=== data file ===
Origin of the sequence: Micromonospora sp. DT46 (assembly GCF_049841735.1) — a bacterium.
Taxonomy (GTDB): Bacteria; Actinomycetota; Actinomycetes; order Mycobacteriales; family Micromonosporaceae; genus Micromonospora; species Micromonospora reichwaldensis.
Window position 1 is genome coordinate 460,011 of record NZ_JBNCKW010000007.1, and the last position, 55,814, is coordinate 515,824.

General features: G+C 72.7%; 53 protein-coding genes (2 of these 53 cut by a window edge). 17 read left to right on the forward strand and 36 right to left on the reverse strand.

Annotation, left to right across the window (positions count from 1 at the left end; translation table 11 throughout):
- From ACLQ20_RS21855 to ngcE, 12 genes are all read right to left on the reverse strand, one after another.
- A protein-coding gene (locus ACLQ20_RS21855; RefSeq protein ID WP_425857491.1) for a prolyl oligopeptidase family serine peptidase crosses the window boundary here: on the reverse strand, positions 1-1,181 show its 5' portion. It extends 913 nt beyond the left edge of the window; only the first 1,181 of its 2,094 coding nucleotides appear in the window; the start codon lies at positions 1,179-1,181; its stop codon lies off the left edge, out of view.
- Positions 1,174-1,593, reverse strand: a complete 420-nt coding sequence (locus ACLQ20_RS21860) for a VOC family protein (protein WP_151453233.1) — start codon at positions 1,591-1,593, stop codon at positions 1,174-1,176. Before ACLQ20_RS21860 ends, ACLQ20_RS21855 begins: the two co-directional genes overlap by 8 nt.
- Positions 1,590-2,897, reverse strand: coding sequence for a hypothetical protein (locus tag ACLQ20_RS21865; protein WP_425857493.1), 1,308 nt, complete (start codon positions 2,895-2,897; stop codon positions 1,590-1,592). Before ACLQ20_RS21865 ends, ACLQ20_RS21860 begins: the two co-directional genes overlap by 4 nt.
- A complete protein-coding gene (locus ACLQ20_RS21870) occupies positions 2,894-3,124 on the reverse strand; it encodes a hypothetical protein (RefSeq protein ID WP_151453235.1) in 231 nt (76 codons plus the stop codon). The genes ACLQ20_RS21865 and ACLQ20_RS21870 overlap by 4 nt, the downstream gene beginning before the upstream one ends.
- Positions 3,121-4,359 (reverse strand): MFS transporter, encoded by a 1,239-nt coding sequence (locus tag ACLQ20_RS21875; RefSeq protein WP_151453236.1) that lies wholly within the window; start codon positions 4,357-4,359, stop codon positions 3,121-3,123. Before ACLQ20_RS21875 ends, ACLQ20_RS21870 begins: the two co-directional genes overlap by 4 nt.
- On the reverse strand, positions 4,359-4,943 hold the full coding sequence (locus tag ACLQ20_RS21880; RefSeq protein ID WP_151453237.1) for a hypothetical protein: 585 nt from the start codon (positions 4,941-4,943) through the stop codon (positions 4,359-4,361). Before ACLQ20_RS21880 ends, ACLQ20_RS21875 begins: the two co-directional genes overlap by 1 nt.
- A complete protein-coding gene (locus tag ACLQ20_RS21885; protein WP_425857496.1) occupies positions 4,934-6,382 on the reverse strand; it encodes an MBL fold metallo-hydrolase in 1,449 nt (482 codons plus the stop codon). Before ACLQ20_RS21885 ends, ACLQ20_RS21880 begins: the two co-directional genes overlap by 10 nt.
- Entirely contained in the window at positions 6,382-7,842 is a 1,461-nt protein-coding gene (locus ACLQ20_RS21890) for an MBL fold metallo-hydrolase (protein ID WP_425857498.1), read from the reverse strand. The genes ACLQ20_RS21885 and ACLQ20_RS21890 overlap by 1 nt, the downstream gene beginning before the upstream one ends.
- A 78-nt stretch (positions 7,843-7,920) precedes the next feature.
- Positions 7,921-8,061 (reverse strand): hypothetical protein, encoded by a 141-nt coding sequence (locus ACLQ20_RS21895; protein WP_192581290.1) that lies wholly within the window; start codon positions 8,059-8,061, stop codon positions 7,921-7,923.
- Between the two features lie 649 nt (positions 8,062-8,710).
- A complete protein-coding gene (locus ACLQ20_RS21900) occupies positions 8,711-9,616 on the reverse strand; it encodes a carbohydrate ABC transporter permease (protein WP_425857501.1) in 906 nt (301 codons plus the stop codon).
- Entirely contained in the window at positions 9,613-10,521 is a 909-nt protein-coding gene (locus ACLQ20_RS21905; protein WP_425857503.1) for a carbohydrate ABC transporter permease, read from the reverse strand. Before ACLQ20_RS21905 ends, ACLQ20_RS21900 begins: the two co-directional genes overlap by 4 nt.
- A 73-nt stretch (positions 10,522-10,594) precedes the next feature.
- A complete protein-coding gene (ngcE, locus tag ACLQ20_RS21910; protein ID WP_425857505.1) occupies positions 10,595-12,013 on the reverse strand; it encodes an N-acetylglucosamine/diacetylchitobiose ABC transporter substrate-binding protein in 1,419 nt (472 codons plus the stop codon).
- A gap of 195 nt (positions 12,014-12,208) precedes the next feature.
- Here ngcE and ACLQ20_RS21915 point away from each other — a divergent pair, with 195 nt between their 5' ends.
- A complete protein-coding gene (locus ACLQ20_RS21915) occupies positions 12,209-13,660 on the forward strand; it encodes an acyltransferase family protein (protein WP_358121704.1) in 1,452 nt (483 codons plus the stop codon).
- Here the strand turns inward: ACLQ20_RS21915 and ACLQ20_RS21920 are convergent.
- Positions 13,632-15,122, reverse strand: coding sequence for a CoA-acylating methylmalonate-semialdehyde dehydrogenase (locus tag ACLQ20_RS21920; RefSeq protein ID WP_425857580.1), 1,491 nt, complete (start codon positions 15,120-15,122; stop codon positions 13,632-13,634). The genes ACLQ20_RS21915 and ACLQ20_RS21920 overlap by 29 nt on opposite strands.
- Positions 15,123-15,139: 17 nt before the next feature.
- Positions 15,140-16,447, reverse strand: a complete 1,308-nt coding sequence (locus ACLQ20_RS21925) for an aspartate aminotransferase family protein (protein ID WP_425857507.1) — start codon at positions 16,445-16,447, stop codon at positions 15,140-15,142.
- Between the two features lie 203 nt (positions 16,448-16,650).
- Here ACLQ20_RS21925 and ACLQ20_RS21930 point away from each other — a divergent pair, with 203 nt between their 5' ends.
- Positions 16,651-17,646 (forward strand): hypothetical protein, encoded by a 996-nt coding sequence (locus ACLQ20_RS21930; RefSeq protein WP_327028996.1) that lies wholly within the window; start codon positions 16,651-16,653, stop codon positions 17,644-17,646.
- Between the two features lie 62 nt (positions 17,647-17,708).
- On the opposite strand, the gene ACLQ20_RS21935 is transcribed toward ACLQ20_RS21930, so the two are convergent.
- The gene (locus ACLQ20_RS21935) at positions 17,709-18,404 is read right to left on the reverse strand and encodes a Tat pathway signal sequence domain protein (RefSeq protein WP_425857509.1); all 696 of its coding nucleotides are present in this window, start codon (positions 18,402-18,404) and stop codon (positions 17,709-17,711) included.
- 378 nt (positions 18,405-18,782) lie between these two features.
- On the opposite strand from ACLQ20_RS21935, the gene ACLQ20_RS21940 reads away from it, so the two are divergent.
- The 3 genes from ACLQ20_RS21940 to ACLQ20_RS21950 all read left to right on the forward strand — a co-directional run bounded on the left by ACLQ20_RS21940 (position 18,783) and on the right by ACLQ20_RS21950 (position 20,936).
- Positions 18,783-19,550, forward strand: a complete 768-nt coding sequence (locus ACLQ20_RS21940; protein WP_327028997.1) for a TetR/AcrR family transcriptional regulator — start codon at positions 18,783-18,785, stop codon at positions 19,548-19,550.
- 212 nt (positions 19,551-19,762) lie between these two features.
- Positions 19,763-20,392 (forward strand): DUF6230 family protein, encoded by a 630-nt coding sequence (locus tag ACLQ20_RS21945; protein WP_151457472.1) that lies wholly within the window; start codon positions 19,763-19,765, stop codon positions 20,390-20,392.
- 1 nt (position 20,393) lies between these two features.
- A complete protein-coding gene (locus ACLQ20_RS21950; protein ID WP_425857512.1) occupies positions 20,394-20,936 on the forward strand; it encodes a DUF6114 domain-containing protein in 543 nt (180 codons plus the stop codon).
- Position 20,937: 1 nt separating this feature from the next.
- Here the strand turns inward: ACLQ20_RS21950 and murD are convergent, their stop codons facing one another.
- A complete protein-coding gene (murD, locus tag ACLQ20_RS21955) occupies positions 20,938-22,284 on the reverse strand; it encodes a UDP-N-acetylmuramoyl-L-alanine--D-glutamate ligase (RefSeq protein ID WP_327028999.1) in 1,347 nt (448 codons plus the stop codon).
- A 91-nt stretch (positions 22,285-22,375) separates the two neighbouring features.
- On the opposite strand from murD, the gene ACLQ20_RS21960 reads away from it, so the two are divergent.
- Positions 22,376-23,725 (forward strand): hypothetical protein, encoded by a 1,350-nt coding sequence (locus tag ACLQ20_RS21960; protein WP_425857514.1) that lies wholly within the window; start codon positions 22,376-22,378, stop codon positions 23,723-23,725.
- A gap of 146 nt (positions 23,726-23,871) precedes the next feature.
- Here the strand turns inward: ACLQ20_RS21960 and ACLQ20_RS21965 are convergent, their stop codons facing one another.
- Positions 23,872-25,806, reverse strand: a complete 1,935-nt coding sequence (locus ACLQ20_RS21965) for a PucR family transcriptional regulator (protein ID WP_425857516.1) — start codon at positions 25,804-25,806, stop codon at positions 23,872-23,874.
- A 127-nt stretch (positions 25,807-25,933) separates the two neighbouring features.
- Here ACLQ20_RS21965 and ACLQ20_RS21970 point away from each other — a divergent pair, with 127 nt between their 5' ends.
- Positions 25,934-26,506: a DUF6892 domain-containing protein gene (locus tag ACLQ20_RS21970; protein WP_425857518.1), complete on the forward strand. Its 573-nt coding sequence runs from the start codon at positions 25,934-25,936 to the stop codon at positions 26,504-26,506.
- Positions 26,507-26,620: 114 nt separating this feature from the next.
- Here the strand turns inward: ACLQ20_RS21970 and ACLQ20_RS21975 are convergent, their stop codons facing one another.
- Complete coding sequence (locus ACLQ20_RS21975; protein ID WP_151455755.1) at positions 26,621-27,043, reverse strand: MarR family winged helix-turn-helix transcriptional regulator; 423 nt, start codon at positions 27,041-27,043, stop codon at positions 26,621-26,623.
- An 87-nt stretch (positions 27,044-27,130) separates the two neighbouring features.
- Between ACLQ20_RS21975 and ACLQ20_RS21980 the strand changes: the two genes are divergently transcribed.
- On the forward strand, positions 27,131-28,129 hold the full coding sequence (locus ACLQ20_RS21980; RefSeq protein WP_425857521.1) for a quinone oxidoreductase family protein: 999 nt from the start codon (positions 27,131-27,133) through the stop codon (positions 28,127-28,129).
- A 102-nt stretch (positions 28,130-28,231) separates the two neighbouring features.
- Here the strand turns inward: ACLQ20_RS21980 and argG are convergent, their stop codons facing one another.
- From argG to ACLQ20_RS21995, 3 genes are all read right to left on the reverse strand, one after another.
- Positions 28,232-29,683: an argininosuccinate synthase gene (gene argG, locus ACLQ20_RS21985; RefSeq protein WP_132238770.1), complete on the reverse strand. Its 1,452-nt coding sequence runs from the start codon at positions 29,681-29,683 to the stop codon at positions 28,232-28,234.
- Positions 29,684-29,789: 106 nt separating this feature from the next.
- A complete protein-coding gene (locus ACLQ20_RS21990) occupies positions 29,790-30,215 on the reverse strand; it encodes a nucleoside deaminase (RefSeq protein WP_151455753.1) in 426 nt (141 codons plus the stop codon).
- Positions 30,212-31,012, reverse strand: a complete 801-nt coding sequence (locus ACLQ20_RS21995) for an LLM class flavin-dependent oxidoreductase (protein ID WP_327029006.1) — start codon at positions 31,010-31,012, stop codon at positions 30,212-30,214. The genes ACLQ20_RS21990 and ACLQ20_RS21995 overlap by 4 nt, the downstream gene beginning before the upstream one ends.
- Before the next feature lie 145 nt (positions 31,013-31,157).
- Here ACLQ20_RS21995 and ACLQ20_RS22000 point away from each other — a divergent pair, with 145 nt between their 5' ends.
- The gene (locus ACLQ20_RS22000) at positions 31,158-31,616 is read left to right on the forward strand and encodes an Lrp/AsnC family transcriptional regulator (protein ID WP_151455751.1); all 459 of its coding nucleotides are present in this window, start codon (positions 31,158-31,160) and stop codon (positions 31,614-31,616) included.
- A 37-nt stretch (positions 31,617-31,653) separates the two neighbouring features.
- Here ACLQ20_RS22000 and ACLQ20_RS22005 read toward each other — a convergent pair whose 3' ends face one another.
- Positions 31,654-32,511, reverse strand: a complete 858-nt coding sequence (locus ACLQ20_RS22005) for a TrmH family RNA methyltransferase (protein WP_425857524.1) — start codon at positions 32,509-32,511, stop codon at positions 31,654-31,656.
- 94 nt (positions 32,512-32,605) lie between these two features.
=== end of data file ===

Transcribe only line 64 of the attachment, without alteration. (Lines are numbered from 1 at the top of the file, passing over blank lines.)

- Positions 28,232-29,683: an argininosuccinate synthase gene (gene argG, locus ACLQ20_RS21985; RefSeq protein WP_132238770.1), complete on the reverse strand. Its 1,452-nt coding sequence runs from the start codon at positions 29,681-29,683 to the stop codon at positions 28,232-28,234.